Sunlit Cliff, Whakapapa River
60 x 75 cm
est. $25,000 - 35,000
An Estate Collection, Auckland
A sketch of this scene features as the final plate in Peter McIntyre Kakahi, A H & A W Reed, 1972
The Whakapapa River originates at Whakapapa skifield on Mount Ruapehu, running down the steep western slopes of the mountain through Owhango before the cool trout filled water merges with the Whanganui River just east of Kakahi. Peter McIntyre had a home at Kakahi overlooking the confluence of the Whanganui and Whakapapa rivers, and painted several landscapes of the Whakapapa River. Ironically after his death the Whakapapa River undermined the white pumice cliffs where his house was built and claimed the house as its own.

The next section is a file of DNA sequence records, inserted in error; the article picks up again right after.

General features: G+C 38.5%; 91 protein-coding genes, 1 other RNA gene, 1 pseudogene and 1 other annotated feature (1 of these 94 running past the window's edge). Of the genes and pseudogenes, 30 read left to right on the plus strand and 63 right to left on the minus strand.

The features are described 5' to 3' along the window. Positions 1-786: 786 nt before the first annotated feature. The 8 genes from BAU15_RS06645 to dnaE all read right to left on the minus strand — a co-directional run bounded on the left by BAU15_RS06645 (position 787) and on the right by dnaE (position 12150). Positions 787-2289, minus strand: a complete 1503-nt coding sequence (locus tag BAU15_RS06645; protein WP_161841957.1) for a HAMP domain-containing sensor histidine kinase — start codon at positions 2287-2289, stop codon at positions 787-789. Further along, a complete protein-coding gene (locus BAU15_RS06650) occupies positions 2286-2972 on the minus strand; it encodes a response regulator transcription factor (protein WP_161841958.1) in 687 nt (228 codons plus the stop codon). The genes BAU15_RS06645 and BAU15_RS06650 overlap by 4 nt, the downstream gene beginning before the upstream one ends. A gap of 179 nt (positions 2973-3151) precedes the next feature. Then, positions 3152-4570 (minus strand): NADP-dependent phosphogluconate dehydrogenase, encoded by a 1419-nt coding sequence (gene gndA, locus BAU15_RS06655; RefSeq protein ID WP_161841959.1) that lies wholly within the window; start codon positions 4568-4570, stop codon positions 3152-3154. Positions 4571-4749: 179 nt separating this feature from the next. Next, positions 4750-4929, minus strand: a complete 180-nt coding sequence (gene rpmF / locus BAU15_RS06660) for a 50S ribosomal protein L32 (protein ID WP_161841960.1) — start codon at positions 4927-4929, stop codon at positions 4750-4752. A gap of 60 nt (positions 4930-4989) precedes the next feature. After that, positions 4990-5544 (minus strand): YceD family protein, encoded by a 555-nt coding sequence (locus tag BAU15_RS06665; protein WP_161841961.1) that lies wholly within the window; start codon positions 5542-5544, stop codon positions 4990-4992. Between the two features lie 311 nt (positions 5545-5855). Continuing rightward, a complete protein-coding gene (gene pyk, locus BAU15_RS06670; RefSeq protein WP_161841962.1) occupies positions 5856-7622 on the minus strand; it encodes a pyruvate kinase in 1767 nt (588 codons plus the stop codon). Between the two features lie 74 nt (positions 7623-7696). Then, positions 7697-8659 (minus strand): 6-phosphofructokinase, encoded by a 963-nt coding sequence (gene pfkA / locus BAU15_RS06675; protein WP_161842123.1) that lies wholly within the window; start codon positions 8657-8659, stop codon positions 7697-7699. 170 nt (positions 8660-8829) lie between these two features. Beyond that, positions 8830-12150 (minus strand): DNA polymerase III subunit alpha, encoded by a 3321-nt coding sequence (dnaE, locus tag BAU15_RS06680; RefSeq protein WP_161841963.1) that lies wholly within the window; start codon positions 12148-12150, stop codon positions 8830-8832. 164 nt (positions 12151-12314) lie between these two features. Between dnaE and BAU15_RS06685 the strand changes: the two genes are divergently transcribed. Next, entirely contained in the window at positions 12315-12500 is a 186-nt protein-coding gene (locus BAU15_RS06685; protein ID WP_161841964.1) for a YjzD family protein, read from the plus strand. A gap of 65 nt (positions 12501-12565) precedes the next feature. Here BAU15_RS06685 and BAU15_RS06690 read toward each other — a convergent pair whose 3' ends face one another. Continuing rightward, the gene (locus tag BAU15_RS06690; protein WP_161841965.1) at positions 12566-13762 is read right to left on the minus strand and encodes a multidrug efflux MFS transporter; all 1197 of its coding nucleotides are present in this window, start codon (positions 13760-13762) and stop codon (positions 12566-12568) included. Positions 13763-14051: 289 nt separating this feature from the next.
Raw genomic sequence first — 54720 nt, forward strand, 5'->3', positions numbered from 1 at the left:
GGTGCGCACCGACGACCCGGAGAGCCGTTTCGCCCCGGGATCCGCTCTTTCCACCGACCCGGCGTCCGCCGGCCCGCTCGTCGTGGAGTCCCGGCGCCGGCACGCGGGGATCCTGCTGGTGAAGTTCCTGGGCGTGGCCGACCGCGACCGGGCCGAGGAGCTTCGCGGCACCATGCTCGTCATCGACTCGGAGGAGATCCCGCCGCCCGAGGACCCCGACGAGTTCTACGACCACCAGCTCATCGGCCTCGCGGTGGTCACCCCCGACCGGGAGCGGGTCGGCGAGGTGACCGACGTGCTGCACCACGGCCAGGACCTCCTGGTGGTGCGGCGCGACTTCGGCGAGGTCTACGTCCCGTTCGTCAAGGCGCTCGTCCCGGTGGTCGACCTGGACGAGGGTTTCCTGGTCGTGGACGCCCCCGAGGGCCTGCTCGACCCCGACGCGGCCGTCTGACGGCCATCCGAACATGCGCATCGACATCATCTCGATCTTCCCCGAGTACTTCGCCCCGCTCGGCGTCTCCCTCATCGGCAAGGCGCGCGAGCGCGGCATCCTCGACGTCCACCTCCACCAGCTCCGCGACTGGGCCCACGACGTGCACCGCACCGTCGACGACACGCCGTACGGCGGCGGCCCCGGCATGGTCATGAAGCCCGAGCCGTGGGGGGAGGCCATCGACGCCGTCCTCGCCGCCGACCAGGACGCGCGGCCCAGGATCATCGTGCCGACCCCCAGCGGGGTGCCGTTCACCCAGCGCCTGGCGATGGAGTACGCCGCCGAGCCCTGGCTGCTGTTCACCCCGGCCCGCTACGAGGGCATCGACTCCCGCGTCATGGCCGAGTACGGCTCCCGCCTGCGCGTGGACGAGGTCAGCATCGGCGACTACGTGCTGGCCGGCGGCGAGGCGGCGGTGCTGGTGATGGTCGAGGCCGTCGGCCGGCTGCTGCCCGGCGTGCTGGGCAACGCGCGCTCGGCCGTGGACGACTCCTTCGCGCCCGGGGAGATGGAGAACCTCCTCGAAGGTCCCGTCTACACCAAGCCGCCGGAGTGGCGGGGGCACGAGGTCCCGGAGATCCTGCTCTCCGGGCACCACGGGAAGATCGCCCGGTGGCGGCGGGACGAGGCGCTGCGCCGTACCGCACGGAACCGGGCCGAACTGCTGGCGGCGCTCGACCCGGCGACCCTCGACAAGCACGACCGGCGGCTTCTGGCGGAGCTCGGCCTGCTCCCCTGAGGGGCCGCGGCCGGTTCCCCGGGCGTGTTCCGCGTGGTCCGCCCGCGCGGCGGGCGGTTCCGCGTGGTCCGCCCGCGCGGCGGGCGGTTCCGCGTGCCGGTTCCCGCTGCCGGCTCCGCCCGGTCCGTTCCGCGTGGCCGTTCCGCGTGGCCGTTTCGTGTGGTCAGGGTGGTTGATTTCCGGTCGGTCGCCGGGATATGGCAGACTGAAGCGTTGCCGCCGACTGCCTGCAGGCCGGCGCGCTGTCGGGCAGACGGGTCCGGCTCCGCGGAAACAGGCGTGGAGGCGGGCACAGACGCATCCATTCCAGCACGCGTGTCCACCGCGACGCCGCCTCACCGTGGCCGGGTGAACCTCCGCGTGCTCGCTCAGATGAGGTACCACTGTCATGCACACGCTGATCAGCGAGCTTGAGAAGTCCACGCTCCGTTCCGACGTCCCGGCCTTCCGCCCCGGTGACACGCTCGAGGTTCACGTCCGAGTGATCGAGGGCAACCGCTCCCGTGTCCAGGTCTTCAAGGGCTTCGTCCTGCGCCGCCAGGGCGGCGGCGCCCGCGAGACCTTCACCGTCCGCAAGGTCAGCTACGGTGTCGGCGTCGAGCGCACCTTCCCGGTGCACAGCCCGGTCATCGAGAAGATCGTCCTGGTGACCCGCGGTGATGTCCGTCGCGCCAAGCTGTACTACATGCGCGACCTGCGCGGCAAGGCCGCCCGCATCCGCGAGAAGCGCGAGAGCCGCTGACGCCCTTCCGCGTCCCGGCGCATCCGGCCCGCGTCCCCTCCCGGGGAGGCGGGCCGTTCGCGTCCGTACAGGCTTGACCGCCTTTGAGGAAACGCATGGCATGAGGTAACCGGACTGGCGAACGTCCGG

Peter McIntyre (1910 - 1995) was born in Dunedin. His father, a lithographic artist, founded Dunedin's Caxton Printing Company. Young McIntyre attended Otago Boys' High School and the University of Otago. He studied painting under Dunedin artist Alfred O'Keeffe. McIntrye left New Zealand to study at London's Slade School of Art from 1931 until 1934. He worked in Britain as a free-lance artist until enlisting in 1939 with the 34th Anti-Tank Battery, a New Zealand unit formed in London. In 1941 whilst serving in Egypt, he was appointed as New Zealand's official war artist by Major General Freyberg. From 1941 to 1945 McIntyre recorded action in Crete, North Africa and Italy. His work was exhibited in New Zealand and Europe and reproduced in magazines such as the Illustrated London News and the New Zealand Listener. His work from this period belongs to the collection of war art at the National Archives in Wellington. Returning to New Zealand in 1946 McIntyre began a long and illustrious post war career. He lived and exhibited in Wellington, frequently undertaking painting trips abroad. In 1962 A H & A W Reed published The Painted Years, the first of eight books he would illustrate and write between then and 1981. In 1970 McIntyre was awarded an OBE. A retrospective exhibition of McIntyre's war paintings was held at the City Gallery in Wellington in 1995. Opening on 22 July, the show had been visited by more than 22,000 people when the artist died in Wellington on 11 September.